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Ottawa Lake, Temperance and Erie, Michigan

Posted by graywacke on May 22, 2015

First timer?  In this formerly once-a-day blog (and now pretty much a once-every-three-or-four days blog), I have my computer select a random latitude and longitude that puts me somewhere in the continental United States (the lower 48).  I call this “landing.”  I keep track of the watersheds I land in, as well as the town I land near.  I do some internet research to hopefully find something of interest about my landing location.  To find out more about A Landing A Day (like who “Dan” is and what the various numbers and abbreviations mean in the first paragraph), please see “About Landing,” (and “Abbreviations” and “Cryptic Numbers”) above.

Landing number 2183; A Landing A Day blog post number 611.

Dan:  It’s getting ugly.  Here’s my fifth OSer in a row . . . MI; 54/42; 3/10; 5; 151.1.  Here’s my regional landing map:

 landing 1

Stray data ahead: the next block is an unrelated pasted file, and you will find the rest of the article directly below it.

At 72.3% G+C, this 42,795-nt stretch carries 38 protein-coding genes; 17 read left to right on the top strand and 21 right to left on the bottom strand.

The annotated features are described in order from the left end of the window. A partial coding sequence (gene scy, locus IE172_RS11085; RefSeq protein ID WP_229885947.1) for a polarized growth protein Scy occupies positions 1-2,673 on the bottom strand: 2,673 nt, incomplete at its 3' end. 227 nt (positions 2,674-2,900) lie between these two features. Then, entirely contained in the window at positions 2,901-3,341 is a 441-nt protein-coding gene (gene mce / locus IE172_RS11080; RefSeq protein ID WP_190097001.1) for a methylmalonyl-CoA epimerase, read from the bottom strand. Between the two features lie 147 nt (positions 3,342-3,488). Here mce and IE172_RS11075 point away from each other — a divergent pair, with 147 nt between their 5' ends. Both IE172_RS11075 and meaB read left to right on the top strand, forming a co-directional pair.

By the way, I missed OH by less than three miles (more about that later).  My local landing map follows:

 landing 2a

Although I landed in Michigan, the big geographical hub isn’t in Michigan, it’s in neighboring Ohio:

 landing 2b

Although this post won’t touch on Toledo, it was painful for me to miss Ohio.  I mean, really.  Take a look at this Google Earth (GE) map, which shows landings since January 2013:

 ge 4

Look at all of those Michigan, Illinois and Indiana landings, and not one Ohio landing!  In fact, my last Ohio landing was in 2009!  And strangely, check out this list of my Ohio landings since I started my blog in November of 2008:

Landing 1706, Apr 2009  (Oxford)